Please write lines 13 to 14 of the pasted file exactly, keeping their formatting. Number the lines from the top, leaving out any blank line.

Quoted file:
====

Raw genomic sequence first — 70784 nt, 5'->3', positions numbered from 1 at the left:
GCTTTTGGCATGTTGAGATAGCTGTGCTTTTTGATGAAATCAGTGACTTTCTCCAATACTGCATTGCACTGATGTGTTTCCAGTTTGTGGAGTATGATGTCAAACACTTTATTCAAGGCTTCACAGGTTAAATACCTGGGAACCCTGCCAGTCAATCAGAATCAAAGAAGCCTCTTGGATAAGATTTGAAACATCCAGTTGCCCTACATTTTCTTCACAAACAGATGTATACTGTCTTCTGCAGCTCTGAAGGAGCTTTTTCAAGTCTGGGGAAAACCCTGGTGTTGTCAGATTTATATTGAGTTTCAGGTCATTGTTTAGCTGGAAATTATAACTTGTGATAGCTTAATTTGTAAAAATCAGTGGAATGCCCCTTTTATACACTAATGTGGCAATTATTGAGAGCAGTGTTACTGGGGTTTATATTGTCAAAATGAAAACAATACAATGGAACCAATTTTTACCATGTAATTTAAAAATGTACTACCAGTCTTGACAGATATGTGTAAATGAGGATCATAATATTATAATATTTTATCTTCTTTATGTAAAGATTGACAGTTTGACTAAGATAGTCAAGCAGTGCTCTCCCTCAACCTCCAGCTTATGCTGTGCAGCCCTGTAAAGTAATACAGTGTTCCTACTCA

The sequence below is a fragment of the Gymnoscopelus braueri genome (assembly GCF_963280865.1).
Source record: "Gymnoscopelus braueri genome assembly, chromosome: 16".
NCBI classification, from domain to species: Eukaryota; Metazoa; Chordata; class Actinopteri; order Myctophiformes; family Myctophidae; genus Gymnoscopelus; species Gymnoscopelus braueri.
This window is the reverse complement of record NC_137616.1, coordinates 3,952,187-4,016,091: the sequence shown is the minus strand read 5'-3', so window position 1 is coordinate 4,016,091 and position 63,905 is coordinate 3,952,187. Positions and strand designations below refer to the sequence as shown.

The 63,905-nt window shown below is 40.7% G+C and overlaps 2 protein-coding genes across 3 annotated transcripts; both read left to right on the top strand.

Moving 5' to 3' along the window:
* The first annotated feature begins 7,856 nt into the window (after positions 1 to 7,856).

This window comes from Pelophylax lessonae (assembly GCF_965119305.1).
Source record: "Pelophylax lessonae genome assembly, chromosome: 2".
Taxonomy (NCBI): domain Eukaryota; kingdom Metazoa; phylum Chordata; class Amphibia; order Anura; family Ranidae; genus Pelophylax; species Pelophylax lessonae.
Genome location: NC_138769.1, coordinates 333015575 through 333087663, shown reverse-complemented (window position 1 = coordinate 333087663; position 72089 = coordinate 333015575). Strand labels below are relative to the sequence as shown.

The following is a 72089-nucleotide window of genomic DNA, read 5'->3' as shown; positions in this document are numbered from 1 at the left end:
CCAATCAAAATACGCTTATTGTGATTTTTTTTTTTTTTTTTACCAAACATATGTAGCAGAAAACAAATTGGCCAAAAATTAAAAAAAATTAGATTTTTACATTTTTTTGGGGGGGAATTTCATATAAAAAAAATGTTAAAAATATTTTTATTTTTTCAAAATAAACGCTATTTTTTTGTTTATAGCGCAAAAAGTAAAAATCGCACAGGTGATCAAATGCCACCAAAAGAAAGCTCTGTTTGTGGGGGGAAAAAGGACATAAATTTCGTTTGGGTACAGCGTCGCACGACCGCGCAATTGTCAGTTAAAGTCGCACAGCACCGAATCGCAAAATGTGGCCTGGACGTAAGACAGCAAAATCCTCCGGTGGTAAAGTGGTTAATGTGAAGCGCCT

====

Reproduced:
Genome location: NC_138769.1, coordinates 333015575 through 333087663, shown reverse-complemented (window position 1 = coordinate 333087663; position 72089 = coordinate 333015575). Strand labels below are relative to the sequence as shown.

The following is a 72089-nucleotide window of genomic DNA, read 5'->3' as shown; positions in this document are numbered from 1 at the left end: